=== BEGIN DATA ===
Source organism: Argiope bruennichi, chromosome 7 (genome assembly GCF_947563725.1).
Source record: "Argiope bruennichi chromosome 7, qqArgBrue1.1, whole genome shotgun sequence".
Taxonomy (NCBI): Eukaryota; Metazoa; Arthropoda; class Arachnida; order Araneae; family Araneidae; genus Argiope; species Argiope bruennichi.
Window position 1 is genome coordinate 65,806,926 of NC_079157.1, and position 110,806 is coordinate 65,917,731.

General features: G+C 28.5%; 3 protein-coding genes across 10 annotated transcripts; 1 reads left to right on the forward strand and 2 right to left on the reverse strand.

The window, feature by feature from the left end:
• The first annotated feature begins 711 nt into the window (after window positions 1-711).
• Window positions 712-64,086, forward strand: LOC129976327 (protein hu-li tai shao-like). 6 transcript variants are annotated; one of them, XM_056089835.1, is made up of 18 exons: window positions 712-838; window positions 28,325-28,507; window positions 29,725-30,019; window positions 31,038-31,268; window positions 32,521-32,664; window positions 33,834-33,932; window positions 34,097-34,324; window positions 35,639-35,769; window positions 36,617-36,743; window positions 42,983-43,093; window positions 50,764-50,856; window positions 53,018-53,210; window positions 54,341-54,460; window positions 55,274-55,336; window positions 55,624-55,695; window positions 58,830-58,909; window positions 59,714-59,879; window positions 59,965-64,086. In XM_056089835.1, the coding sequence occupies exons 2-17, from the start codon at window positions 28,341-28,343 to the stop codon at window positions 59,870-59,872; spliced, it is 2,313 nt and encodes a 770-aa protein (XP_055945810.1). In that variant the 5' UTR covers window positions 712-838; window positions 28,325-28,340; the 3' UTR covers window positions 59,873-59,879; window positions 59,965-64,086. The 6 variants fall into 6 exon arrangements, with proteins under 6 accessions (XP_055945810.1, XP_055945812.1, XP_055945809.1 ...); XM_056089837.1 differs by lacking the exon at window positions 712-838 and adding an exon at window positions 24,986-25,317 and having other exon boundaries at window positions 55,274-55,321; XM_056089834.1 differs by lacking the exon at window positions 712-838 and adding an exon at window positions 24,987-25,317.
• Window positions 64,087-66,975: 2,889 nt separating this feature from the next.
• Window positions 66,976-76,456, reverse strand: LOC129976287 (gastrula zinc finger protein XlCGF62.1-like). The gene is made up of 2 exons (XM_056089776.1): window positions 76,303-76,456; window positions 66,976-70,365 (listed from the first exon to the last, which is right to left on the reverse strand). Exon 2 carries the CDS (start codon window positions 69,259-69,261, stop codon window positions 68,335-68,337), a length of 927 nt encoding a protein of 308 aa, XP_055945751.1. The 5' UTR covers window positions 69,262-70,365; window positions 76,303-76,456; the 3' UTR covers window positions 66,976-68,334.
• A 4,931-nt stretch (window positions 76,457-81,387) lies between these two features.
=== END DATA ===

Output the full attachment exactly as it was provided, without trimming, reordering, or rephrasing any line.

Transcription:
Source organism: Argiope bruennichi, chromosome 7 (genome assembly GCF_947563725.1).
Source record: "Argiope bruennichi chromosome 7, qqArgBrue1.1, whole genome shotgun sequence".
Taxonomy (NCBI): Eukaryota; Metazoa; Arthropoda; class Arachnida; order Araneae; family Araneidae; genus Argiope; species Argiope bruennichi.
Window position 1 is genome coordinate 65,806,926 of NC_079157.1, and position 110,806 is coordinate 65,917,731.

General features: G+C 28.5%; 3 protein-coding genes across 10 annotated transcripts; 1 reads left to right on the forward strand and 2 right to left on the reverse strand.

The window, feature by feature from the left end:
• The first annotated feature begins 711 nt into the window (after window positions 1-711).
• Window positions 712-64,086, forward strand: LOC129976327 (protein hu-li tai shao-like). 6 transcript variants are annotated; one of them, XM_056089835.1, is made up of 18 exons: window positions 712-838; window positions 28,325-28,507; window positions 29,725-30,019; window positions 31,038-31,268; window positions 32,521-32,664; window positions 33,834-33,932; window positions 34,097-34,324; window positions 35,639-35,769; window positions 36,617-36,743; window positions 42,983-43,093; window positions 50,764-50,856; window positions 53,018-53,210; window positions 54,341-54,460; window positions 55,274-55,336; window positions 55,624-55,695; window positions 58,830-58,909; window positions 59,714-59,879; window positions 59,965-64,086. In XM_056089835.1, the coding sequence occupies exons 2-17, from the start codon at window positions 28,341-28,343 to the stop codon at window positions 59,870-59,872; spliced, it is 2,313 nt and encodes a 770-aa protein (XP_055945810.1). In that variant the 5' UTR covers window positions 712-838; window positions 28,325-28,340; the 3' UTR covers window positions 59,873-59,879; window positions 59,965-64,086. The 6 variants fall into 6 exon arrangements, with proteins under 6 accessions (XP_055945810.1, XP_055945812.1, XP_055945809.1 ...); XM_056089837.1 differs by lacking the exon at window positions 712-838 and adding an exon at window positions 24,986-25,317 and having other exon boundaries at window positions 55,274-55,321; XM_056089834.1 differs by lacking the exon at window positions 712-838 and adding an exon at window positions 24,987-25,317.
• Window positions 64,087-66,975: 2,889 nt separating this feature from the next.
• Window positions 66,976-76,456, reverse strand: LOC129976287 (gastrula zinc finger protein XlCGF62.1-like). The gene is made up of 2 exons (XM_056089776.1): window positions 76,303-76,456; window positions 66,976-70,365 (listed from the first exon to the last, which is right to left on the reverse strand). Exon 2 carries the CDS (start codon window positions 69,259-69,261, stop codon window positions 68,335-68,337), a length of 927 nt encoding a protein of 308 aa, XP_055945751.1. The 5' UTR covers window positions 69,262-70,365; window positions 76,303-76,456; the 3' UTR covers window positions 66,976-68,334.
• A 4,931-nt stretch (window positions 76,457-81,387) lies between these two features.